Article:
Milwaukee homicides down a bit, but those connected to domestic violence remain sizable
The number of homicides in Milwaukee so far this year is down from last year at this time. But the current tally of about 160 continues a four year surge of killings in the city.
An advocate for families affected by domestic violence says about one quarter of Milwaukee murders are related to domestic abuse cases. Carmen Pitre heads the Sojourner Family Peace Center:
"I think we're on track to hit the low forties again. A bad year prior to COVID was 25. That was unheard of. We were hovering in my career around 15. One death is way too many. We need to remember that. But we're far and above where we should be as a city in terms of lethality," Pitre said Wednesday at a City Hall news conference.
Pitre said many non-fatal shootings are also linked to domestic violence. Then there's the mental abuse of being threatened with use of a gun. Pitre said abuse survivors have told her difficult stories.
"'The gun is taken out in every argument. Or, I tell you, I'm going to shoot you. Or, I'm going to shoot the kids. Or, I bring the gun out to show you.' So, survivors will say they live in a cycle of terror. People should not be living in that state of terror. We have a responsibility to change that," Pitre said after the news conference.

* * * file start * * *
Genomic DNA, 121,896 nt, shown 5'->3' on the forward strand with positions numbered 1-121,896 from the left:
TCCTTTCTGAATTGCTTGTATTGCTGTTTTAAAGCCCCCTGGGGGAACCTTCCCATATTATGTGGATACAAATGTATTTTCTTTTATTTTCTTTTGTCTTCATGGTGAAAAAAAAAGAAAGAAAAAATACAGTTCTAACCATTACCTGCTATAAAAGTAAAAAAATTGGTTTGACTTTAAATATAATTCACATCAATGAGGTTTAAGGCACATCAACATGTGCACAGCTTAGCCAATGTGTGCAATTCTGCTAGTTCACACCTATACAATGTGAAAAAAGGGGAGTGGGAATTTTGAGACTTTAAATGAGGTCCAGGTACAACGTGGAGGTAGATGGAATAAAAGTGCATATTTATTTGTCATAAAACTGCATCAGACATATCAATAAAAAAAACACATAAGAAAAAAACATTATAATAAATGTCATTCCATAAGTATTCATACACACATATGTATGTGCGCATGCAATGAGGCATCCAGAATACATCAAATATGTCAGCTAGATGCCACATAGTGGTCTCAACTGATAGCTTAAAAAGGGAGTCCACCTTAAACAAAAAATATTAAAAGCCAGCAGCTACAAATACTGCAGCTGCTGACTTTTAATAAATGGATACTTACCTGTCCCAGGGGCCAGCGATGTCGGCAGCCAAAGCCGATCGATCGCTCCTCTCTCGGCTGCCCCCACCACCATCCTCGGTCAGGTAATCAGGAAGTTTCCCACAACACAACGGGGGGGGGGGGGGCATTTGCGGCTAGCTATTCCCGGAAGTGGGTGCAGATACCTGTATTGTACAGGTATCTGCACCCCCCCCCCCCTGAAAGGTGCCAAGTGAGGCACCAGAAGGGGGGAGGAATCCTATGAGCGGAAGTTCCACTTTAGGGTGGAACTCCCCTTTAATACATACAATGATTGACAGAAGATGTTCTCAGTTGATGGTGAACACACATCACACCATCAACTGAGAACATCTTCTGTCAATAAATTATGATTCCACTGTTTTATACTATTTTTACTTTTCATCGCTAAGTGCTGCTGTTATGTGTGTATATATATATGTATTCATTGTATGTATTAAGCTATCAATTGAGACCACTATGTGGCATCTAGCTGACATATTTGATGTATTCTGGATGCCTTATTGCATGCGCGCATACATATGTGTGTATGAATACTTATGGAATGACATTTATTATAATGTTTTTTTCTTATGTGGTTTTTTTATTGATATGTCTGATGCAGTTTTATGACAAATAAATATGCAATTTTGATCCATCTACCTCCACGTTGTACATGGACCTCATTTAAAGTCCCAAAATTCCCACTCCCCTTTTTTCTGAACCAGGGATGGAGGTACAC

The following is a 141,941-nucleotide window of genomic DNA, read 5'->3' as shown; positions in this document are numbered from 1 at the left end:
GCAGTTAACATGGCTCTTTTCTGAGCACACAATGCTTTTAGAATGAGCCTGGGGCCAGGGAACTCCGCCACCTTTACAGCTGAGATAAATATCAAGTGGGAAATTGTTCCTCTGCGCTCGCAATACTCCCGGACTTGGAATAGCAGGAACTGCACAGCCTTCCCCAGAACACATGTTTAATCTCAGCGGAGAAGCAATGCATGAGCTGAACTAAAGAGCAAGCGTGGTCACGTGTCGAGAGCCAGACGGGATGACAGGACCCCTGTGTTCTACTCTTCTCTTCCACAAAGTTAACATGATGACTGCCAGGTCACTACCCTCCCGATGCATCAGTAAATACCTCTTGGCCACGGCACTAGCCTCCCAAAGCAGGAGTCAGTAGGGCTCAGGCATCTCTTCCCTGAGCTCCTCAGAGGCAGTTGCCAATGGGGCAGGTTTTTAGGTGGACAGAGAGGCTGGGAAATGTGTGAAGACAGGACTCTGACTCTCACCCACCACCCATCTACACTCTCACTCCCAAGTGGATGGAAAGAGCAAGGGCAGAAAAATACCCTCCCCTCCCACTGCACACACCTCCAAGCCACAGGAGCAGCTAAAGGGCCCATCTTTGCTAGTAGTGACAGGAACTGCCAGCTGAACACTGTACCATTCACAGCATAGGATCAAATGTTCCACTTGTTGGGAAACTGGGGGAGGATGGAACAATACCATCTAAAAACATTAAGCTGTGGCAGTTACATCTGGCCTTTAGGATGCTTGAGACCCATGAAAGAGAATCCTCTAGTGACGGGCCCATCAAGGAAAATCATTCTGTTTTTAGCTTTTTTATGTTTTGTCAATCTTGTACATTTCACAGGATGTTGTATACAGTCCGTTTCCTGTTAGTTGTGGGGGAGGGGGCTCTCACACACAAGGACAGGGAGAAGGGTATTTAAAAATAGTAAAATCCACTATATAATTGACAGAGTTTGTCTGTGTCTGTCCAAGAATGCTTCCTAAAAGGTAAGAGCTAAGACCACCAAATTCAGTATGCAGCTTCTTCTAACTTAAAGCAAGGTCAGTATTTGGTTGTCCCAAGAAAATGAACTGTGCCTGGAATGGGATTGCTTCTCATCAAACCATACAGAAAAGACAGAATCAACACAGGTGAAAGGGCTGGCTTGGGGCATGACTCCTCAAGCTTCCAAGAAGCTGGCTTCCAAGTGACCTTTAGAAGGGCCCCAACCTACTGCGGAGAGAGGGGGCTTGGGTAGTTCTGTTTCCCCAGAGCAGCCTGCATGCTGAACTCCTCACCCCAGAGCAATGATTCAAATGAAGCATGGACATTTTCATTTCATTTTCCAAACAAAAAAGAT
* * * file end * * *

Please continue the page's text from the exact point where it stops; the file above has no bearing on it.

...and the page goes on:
Pitre said a bill being circulated in Madison would close a legal loophole opened by a State Supreme Court ruling last year. The measure would ban people convicted of disorderly conduct stemming from domestic violence from lawfully possessing a gun or ammunition. That would put Wisconsin in step with federal law. Democrats have authored the state bill and report one Republican co-sponsor.
During Wednesday's news conference, Milwaukee Mayor Cavalier Johnson signed a resolution unanimously approved by the Common Council. The resolution directs city lobbyists to support passage of the domestic violence legislation.